Sometimes the best thing to do when you’re feeling unmotivated or bored at work is just to take a break. A good movie does wonders when you need a distraction, but just because you’re being entertained doesn’t mean you can’t also get some inspiration. If you want to binge on your Netflix subscription or iTunes account with a good cause in mind, turn to these 18 movies -- they’ll provide a mental break while also lighting a fire to your career motivation levels!
1. The Devil Wears Prada
Who doesn’t love how convincingly Meryl Streep plays an icy Anna Wintour type? What we love even more is what Streep told Vanity Fair about why she took the role. She explained that she believes there are “perceived deficits...of women in a leadership position. Chief among them is to expect women to be endlessly empathetic, a sense of employees’ discomfiture that she doesn’t give a shit, all the things that they would not ask of a male boss….There’s that explanation that hurts women more in leadership than it does men. I’ve seen it in so many different places.”
2. The Intern
70-something Ben Whittaker is endearingly played by Robert DeNiro and has discovered that retirement is, well, rather dull. He decides to take a chance and try something new by applying to intern at an online fashion company run by none other than Anne Hathaway. She’s a young female founder lady boss incarnate; she’s smart, tough, but also cracking under the pressure of “doing it all” as a wife, mother, and hands-on CEO. In the end, it’s her work relationships and her sense of self that save the day. (Ok, technically this movie isn’t out on Netflix yet -- but you know you’ll be obsessively checking for it’s availability now that we’re reminding you of how great it is).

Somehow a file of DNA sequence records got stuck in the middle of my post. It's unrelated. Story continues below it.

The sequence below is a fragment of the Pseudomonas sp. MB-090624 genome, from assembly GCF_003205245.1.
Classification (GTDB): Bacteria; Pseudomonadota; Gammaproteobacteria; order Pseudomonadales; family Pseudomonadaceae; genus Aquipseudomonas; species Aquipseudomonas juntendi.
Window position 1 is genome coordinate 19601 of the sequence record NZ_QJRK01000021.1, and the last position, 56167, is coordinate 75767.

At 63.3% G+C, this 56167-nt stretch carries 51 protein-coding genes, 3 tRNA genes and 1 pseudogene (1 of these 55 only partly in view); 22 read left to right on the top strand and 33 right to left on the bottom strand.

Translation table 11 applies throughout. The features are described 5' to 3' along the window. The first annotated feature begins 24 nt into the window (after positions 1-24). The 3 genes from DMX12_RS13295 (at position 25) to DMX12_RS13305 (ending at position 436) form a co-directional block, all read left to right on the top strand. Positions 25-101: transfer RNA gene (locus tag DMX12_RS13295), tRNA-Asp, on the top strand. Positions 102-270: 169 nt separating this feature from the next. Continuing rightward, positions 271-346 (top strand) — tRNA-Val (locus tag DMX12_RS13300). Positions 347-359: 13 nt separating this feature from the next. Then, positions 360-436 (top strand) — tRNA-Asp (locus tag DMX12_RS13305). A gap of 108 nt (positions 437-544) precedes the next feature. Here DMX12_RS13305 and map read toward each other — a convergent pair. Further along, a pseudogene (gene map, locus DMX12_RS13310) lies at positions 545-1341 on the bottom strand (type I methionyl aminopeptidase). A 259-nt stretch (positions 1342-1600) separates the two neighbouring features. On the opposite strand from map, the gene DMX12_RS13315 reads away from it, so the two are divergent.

3. Office Space
A classic and beloved film especially among techies, the moral of the story is not that all will end well because your office eventually burns down. But if you’re working in IT or any other white collar job that you hate, that doesn’t mean you can’t start over and find a job you love more -- even if it’s in a field as different as construction, which is where protagonist Peter Gibbons ends up (and happily).
4. 9 to 5
What’s not to love about three women working out a way to get even (and spoiler alert: ultimately overthrow) of their tyrannical, sexist boss? (Even better: two of those women are played by Jane Fonda and Dolly Parton). A box office hit in the 1980s, this movie will still inspire you to fight the good ‘ol boys club.
5. Up in the Air
If you haven’t seen George Clooney fire his way across the United States in the most corporate way, you’re missing a classic. Technically Clooney’s character is a human resources consultant who makes a living providing “termination services.” While the transformation of industries is deeply painful for those who have lost jobs and whose skills are now redundant, there’s always a business case to be made. For anyone who has ever questioned whether they’ve become someone they don’t like through their work, this film shows it’s never too late to change.
Ok, so what does a movie about a woman who inherited everything by birthright have to do with your career? She inherited a role ruling over a vast kingdom at the tender age of 25 and lacked any previous governing experience. Still, she stepped up and trusted her instincts and governed a England for 45 years during a period that’s now considered the Golden Age. It’s a lesson in leadership and growing into roles you think you’re not ready to handle.
7. Horrible Bosses
Hate your boss? Hopefully things aren’t as bad as they are for the characters in Horrible Bosses and you’re not going to attempt anything like murder any time soon. For a movie to give you some perspective about how bad things really could be -- this film probably is a winner. The kicker at the end shows that even in a movie plot, the grass can seem greener on the other side.
8. The Social Network
Facebook is now a part of all of our lives, but it’s start was in a college dorm among a group of awkward, nerdy undergraduates. This movie is loosely based on the founding story of the company and an inspiration for any entrepreneur or business person who worries about not seeing a straight path to overnight success. The real business world can sometimes produce better dramas than you could envision in fiction.